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INDRA - the King of Devas

Indra's striking personification symbolizes the powers of nature which lie behind him. But now, the great god has lost the glory which he had in Vedas.

Image Credit: Amar Chitra Katha

INDRA is the chief deity in the Rig Veda and almost a quarter of its hymns is devoted to praising him. The Rig-Veda frequently refers to Indra as Śakra, the mighty-one. He is the Indo-European cousin of the Norse Thor, Greek Zeus, Slavic Perun and Roman Jupiter. Armed with the thunderbolt and riding an elephant whose speed exceeds that of the mind, he travels everywhere. He unleashes rain which brings life with it. Some scientific studies reckon that it is lightning that sparked life on Earth [1]. Maybe for this reason he is the highest god.

His valour is awe-inspiring. His exploits are many. He clipped the wings of the mighty mountains with his sacred axe and made them behave. Scientifically also, it is rains which feeds the rivers that in turn shape the land. His mount Airavata, an elephant, represents cloud. He recovered the cows of the gods that had been abducted by the demons. Rainbow is his bow which is called as Indradhanush. He has been entrusted with supernatural weapons like Vajra, Indrastra, Vasavi Shakti, Anjalika Astra, etc. which he never misused for personal gains. Being a warlord, he became a symbol of royal power. Indra is referred to as the god of storms and war. He has the ability to control the weather, rain, thunder, and lighting. Warriors would try to please him before going into war. There are many stories of Indra’s victories over demons like the Vritra, Namuci and many more. He likes the consumption of Soma, a hallucinogenic beverage that is said to have enhanced his divine powers.

Indra was one of the most celebrated and worshipped Gods at one point in time. He was the guardian of the East, and the destroyer of asuras. Indra in an epic battle defeated Vritra who was considered to be an invincible asura. Vritra was symbolic representation of drought. By defeating him Indra sort of gave life back to earth. This was one of the most important wars which was fought for saving the human world, and it finds mention in the Vedas [2]. Slaying Vritra was Indra’s biggest achievement. This story is inspiration behind my book 'The Wielder of the Trishul'.

Indra is symbolically the defender of mankind. By defeating the demons, Indra symbolically defends us from the inner demons, temptation, greed, and egotism. Indra also blesses the soil with water, by giving us rain he protects us from drought, poverty and hunger.

The powers of Indra have a symbolic meaning. If we challenge our preconceived notion that destruction is negative we will realize that Indra is a symbol of positive, fruitful destruction. Storms are good as well as bad. As they bring rain and water, they feed the earth. Strong winds and lightning can destroy and kill life on earth. Indra represents the power to destroy for good. He is a ruthless killer but he kills asuras and protects the humans. Indra chooses to use his powers for good. He teaches us that we have the potential to create and destroy. It is up to us to use this power for good. If we keep our indriya (senses) in control, the way Indra did, we can achieve greatness.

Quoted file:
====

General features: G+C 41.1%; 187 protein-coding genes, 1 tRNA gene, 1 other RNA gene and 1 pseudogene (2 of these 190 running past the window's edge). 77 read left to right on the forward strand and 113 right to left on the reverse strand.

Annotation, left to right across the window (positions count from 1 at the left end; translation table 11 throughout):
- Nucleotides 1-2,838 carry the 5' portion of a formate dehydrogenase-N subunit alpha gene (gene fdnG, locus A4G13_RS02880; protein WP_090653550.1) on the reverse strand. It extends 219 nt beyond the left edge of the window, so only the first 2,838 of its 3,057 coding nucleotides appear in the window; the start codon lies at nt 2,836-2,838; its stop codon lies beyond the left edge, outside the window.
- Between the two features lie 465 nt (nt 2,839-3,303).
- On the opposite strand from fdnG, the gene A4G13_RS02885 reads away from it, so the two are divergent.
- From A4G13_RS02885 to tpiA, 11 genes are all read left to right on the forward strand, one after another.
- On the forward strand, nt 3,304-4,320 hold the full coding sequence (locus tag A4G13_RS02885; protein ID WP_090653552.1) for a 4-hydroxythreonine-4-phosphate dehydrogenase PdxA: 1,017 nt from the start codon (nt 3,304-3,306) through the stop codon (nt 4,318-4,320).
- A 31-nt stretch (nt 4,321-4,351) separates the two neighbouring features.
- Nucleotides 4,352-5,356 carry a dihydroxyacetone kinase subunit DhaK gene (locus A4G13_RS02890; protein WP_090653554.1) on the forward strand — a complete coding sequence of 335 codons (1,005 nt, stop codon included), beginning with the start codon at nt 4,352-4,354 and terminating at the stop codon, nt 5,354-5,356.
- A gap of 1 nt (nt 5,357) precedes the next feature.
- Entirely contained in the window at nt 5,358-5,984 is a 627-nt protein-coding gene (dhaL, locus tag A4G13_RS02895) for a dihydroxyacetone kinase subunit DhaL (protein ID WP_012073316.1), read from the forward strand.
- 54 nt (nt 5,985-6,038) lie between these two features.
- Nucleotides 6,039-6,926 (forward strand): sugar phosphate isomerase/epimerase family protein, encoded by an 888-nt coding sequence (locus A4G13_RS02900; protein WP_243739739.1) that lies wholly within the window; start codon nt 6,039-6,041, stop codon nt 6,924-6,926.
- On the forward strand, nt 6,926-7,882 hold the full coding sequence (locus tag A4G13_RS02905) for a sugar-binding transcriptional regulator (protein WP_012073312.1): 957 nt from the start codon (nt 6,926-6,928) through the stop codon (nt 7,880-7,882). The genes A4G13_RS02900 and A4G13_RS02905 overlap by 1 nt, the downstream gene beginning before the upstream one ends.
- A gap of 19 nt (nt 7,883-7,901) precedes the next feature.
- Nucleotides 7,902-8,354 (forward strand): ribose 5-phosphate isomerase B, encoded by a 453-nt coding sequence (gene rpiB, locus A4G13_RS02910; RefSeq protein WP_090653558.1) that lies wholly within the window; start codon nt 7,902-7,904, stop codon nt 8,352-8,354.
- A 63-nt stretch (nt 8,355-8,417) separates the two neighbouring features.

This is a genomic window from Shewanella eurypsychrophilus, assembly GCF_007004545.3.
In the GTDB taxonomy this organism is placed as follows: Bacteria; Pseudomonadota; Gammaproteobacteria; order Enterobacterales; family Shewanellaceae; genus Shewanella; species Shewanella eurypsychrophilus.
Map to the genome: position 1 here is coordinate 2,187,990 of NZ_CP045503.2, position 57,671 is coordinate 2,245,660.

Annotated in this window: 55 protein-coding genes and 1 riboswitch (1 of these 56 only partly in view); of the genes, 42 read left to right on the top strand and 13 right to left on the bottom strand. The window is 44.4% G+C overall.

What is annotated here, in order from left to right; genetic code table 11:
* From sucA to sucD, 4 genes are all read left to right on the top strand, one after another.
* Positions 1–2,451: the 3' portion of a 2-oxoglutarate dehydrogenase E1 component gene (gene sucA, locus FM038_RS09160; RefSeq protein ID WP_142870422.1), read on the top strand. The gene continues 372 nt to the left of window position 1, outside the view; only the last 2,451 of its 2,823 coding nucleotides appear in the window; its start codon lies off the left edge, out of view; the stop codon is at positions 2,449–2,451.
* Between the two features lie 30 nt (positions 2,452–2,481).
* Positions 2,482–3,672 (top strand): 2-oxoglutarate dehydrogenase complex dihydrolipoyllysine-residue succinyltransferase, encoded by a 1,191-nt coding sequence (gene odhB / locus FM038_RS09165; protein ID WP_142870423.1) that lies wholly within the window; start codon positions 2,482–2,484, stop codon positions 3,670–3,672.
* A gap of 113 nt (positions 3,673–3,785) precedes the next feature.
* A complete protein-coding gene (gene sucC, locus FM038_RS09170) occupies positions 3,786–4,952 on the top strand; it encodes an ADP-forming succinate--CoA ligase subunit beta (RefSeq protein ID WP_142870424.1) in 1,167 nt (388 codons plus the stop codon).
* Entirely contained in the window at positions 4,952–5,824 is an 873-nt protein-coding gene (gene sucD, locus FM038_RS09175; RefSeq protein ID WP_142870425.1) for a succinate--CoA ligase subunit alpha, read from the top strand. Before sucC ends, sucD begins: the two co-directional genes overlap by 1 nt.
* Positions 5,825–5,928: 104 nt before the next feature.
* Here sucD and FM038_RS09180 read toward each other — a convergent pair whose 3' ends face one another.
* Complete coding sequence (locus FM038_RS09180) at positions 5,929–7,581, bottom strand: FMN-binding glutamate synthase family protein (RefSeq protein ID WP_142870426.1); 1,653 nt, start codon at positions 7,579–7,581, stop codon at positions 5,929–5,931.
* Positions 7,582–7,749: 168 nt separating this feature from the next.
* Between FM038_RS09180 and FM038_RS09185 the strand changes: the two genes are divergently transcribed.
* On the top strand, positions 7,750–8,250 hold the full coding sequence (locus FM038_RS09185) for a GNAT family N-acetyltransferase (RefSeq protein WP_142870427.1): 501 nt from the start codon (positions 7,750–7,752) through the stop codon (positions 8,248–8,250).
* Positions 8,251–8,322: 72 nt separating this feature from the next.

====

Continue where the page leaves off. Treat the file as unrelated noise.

Later, Indra was no longer as revered. As Hinduism evolved Indra’s powers were eclipsed by Lord Vishnu and Shiva who became more popular and powerful. The early humans worshipped the external world of nature and for that reason Indra occupied the highest position. As civilization developed, the human started taming the nature. We became more spiritual in approach and started concentrating on atman or inner soul. Thus, Indra’s position was taken away by Lord Shiva as the great god of yoga, meditation and spirituality. Similarly, Lord Vishnu through his most revered avatars of Rama and Krishna who focussed on how to be an ideal king, or in other words, how to live in a civilized world with changing times. Thus, Indra has become a lesser God than Shiva and Vishnu. But he still is the king of heaven and hold the highest position among devas.

Nowadays, his tales of brashness and adultery have overshadowed his achievements. His perception in our minds has become of a king drunk with power largely due to the way he is portrayed in serials, movies and novels. It must also be understood that Indra is not one particular deva, instead it is a title, a position for the king of devas. Certainly, due to the wrong deeds of one particular king, the title should not be demeaned. He is a brave king who has fought wars with asuras to defend humans. He personifies the unmatched powers of mother nature.

Indra was widely worshipped in India especially in South India, where a big festival called Indra-Vizha was celebrated in his honour. Among a few temples dedicated to him, there is a famous Indra temple situated in Waghadi at Maharashtra, and it is located on a hill [3]. Many words like indriyaan, indradhanush and indrajaal are associated with him, which are a testament of his greatness. His many names like Mahendra, Abhijit, Amarendra, Devraj, Devendra, etc. are popular for naming kids. However later, his importance seems to have declined and his worship more or less ceased. In spite of all, he very much continues to remain as an important deity in Hinduism.

Whenever we face drought, we almost instinctively look at the sky and say 'Indra have mercy'. Whenever we face excess rain, we say 'Indra have mercy'. A Bollywood movie song perfects depicts him: Woh toh hai albela, hazaron mein akela. Sada tumne aeb dekha, hunar ko na dekha.




Image Credit: Amar Chitra Katha, Wikipedia


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